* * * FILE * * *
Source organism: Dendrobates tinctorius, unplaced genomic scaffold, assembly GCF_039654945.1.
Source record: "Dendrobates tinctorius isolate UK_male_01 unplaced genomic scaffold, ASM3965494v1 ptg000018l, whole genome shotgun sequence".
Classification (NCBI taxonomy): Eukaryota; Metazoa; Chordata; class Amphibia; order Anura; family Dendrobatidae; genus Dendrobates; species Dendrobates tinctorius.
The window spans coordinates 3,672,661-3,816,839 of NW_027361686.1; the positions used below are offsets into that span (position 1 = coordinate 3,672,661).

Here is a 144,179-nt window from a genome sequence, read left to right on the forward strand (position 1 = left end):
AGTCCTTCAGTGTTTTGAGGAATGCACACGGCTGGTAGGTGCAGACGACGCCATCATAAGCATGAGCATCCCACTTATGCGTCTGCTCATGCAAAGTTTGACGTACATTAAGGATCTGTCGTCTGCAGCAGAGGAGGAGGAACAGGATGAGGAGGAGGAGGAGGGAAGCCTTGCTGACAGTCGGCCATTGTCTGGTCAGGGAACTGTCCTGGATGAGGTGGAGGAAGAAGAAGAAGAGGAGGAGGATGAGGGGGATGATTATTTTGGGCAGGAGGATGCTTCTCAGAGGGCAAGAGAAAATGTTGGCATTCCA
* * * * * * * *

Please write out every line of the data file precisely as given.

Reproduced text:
Source organism: Dendrobates tinctorius, unplaced genomic scaffold, assembly GCF_039654945.1.
Source record: "Dendrobates tinctorius isolate UK_male_01 unplaced genomic scaffold, ASM3965494v1 ptg000018l, whole genome shotgun sequence".
Classification (NCBI taxonomy): Eukaryota; Metazoa; Chordata; class Amphibia; order Anura; family Dendrobatidae; genus Dendrobates; species Dendrobates tinctorius.
The window spans coordinates 3,672,661-3,816,839 of NW_027361686.1; the positions used below are offsets into that span (position 1 = coordinate 3,672,661).

Here is a 144,179-nt window from a genome sequence, read left to right on the forward strand (position 1 = left end):
AGTCCTTCAGTGTTTTGAGGAATGCACACGGCTGGTAGGTGCAGACGACGCCATCATAAGCATGAGCATCCCACTTATGCGTCTGCTCATGCAAAGTTTGACGTACATTAAGGATCTGTCGTCTGCAGCAGAGGAGGAGGAACAGGATGAGGAGGAGGAGGAGGGAAGCCTTGCTGACAGTCGGCCATTGTCTGGTCAGGGAACTGTCCTGGATGAGGTGGAGGAAGAAGAAGAAGAGGAGGAGGATGAGGGGGATGATTATTTTGGGCAGGAGGATGCTTCTCAGAGGGCAAGAGAAAATGTTGGCATTCCA